I make no apologies for loving the Japanese bonsai aesthetics and the reasoning behind it.

All good and well but can I suggest you look a little deeper into the ''reasoning behind it'' before embarrassing yourself with this drivel?
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Re: 'Big Blue' Mirai video

Post by nathan987 »

I suggest a bonsai show down.

You each post a pic of a tree that really encapsulates your view of what you say bonsai should capture. The audience then votes.

Let the trees do the (trash) talking.


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Re: 'Big Blue' Mirai video

Post by wrcmad »

treeman wrote: May 18th, 2020, 2:50 pm All good and well but can I suggest you look a little deeper into the ''reasoning behind it''
You keep reading your wabi sabi, poets, and spiritual tea leaves brother. :whistle:
Although you like to consider yourself one, you are no more an authority on the subject than any of us. ;)
Nothing but a mere keyboard warrior who wants to redefine the art to suite your personal taste, and won't have it any other way. :P
I'm not wasting anymore energy debating your nonsense.
Your acrid criticism of others' work is the biggest source of drivel on this forum, and far removed from the mind-set of even the most amateur bonsai practitioner in Japan.
Have a nice day. :)
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Re: 'Big Blue' Mirai video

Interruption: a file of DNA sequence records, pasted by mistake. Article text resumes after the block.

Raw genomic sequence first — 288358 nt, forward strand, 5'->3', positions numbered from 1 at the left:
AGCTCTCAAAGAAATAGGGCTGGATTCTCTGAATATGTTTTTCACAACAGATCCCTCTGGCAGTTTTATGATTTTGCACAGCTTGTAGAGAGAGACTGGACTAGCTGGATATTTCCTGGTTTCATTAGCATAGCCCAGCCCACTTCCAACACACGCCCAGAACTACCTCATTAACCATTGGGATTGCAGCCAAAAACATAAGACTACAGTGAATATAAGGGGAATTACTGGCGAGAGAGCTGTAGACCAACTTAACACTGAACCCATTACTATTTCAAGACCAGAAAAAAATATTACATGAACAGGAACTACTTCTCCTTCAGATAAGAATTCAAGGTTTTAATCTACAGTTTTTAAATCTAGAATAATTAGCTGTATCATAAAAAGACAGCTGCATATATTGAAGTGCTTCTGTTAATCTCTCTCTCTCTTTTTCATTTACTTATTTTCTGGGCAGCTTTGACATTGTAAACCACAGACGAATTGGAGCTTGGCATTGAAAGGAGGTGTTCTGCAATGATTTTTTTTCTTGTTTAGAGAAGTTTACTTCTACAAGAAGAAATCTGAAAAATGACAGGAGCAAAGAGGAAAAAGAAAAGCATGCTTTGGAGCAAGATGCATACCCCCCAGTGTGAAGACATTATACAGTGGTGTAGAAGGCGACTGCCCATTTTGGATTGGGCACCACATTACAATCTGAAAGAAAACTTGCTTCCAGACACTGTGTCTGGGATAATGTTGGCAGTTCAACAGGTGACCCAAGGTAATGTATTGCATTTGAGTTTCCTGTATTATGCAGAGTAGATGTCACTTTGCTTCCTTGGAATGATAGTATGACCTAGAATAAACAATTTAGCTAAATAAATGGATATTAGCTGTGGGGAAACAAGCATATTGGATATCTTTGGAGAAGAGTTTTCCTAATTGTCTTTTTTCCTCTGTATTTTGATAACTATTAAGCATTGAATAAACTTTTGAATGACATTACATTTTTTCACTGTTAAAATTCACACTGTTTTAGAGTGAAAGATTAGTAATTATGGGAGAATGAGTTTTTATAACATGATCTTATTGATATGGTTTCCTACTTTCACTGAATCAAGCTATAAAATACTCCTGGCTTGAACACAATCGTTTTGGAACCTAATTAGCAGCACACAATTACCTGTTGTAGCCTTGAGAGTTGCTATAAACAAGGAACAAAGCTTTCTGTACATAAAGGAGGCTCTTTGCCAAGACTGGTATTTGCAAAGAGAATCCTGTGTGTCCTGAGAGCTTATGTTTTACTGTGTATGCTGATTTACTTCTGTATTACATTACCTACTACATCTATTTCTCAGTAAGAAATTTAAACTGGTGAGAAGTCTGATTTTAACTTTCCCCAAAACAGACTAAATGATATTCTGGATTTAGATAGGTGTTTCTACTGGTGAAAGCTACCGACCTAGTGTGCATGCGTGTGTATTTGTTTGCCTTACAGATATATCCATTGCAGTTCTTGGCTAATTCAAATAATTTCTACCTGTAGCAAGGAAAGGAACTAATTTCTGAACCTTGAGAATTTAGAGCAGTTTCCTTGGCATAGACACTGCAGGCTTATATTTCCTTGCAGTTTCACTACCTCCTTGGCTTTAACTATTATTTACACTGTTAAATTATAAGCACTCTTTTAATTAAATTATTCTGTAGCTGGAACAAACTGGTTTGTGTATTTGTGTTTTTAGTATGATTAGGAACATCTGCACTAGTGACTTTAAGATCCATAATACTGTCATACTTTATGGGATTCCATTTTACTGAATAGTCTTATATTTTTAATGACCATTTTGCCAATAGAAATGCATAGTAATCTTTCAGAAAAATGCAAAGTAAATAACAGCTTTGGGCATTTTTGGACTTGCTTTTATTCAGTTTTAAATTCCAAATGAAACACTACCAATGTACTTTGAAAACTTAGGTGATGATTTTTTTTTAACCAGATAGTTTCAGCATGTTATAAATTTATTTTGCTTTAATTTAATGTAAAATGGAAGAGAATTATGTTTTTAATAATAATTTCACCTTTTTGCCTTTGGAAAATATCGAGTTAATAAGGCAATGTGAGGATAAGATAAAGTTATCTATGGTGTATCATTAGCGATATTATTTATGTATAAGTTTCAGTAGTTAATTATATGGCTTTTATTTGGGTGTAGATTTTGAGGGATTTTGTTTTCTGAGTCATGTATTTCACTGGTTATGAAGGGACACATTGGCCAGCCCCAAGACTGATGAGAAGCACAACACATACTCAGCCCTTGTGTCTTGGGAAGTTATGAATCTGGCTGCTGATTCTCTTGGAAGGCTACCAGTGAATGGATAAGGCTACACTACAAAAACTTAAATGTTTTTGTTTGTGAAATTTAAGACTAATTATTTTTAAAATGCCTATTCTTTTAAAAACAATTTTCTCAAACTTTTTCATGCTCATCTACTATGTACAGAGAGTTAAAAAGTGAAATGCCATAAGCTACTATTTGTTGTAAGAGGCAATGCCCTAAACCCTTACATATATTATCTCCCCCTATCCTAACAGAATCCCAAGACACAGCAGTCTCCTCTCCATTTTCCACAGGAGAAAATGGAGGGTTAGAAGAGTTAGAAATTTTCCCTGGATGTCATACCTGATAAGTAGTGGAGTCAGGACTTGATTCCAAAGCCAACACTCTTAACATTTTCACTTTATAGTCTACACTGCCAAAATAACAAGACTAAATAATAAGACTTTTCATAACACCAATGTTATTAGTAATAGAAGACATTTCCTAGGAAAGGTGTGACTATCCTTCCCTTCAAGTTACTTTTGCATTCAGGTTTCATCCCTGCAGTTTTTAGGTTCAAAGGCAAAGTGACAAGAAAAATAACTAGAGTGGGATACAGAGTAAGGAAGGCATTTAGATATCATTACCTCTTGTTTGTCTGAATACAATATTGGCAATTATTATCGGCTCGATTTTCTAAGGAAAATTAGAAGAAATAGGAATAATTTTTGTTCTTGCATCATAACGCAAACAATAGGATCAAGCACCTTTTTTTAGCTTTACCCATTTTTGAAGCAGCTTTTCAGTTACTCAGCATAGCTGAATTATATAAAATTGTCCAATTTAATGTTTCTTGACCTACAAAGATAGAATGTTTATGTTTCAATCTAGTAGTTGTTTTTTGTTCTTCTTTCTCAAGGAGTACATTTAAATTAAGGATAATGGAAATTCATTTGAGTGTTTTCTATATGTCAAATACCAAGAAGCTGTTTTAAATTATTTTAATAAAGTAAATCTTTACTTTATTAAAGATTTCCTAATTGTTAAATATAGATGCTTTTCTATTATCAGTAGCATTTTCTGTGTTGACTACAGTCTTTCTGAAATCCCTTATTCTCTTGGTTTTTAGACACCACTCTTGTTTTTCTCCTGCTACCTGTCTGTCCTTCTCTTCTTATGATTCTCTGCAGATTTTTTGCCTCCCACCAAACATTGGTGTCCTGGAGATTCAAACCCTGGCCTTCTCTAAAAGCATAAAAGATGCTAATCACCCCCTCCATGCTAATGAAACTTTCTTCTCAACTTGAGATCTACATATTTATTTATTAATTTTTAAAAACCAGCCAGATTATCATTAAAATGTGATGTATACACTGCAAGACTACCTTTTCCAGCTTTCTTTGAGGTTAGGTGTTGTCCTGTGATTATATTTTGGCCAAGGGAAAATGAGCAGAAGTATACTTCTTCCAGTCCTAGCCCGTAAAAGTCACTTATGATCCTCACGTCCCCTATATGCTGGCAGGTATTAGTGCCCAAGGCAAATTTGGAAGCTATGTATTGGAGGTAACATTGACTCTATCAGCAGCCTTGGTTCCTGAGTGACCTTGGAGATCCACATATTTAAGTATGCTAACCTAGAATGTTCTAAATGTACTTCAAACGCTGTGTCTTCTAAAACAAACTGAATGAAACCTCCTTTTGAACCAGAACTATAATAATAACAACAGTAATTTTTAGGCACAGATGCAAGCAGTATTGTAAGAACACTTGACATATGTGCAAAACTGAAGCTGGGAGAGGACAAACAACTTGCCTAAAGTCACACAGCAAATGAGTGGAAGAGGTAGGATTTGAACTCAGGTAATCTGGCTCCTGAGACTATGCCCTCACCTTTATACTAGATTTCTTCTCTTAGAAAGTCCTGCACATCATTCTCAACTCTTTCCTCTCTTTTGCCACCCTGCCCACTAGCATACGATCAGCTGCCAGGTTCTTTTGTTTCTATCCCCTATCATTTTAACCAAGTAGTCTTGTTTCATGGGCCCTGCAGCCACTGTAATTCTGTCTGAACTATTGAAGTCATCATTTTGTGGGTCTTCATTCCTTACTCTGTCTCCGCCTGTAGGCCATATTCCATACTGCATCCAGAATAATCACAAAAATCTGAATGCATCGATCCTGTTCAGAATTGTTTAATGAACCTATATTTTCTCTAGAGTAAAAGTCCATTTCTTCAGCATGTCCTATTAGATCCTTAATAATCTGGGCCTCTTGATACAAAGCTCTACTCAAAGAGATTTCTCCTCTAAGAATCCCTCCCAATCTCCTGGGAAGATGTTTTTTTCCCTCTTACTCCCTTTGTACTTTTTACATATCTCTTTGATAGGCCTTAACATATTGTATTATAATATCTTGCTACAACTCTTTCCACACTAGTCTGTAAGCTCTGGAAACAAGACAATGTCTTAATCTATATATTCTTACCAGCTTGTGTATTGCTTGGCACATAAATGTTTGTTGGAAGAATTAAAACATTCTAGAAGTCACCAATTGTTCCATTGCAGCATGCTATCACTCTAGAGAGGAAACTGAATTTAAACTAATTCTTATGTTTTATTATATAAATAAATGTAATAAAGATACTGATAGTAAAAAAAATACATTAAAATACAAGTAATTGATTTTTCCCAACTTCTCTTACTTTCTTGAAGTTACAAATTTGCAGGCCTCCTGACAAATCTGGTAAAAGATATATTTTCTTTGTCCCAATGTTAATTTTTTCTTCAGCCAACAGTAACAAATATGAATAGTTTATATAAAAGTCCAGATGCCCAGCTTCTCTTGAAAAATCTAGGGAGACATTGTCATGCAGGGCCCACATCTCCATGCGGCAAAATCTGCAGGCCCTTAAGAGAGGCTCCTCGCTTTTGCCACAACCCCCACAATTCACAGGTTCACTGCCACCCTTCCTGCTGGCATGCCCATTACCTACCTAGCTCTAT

Post by wrcmad »

Rory wrote: May 18th, 2020, 1:20 pm Don’t be angry wrcmad, we all enjoy your thoughts, but just see it differently :beer: :beer:
Yeah, I like a difference of opinion... it's what makes this forum a constant source of learning and interest. :)
I just can't tolerate self-righteous belittling and pompous attack on others' work.
I have seen this sort of "clicky" behaviour at a club level, and it does nothing but discourage and intimidate potential newbies, and damages the hobby and it's reputation as a whole.
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Re: 'Big Blue' Mirai video

Post by treeman »

wrcmad wrote: May 18th, 2020, 5:10 pm
Your acrid criticism of others' work is the biggest source of drivel on this forum, and far removed from the mind-set of even the most amateur bonsai practitioner in Japan.
You keep right on walking into it don't you?
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Re: 'Big Blue' Mirai video

Post by wrcmad »

treeman wrote: May 18th, 2020, 5:32 pm You keep right on walking into it don't you?
You're right.
You're absolutely correct, (is that what you need to hear?)
I now bow down to you.... :worship:

:P
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Re: 'Big Blue' Mirai video

Post by treeman »

wrcmad wrote: May 18th, 2020, 5:27 pm
Yeah, I like a difference of opinion...
No, actually you don't. You pretend to understand a subject which in actuality you have thought very little about and hypocritically take refuge in suggesting the commenter is ''self-righteous and belittling'' which more accurately describes yourself.
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Re: 'Big Blue' Mirai video

Post by EdwardH »

Hi Mike

Thanks for posting the quotes as they encapsulate my thoughts exactly.

EdwardH
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Re: 'Big Blue' Mirai video

Post by wrcmad »

treeman wrote: May 18th, 2020, 5:41 pm No, actually you don't. You pretend to understand a subject which in actuality you have thought very little about and hypocritically take refuge in suggesting the commenter is ''self-righteous and belittling'' which more accurately describes yourself.
OMG.
No, I just don't like your style of criticism.
Remember "repulsive"?
But as I've already told you .... you are absolutely right. :wave: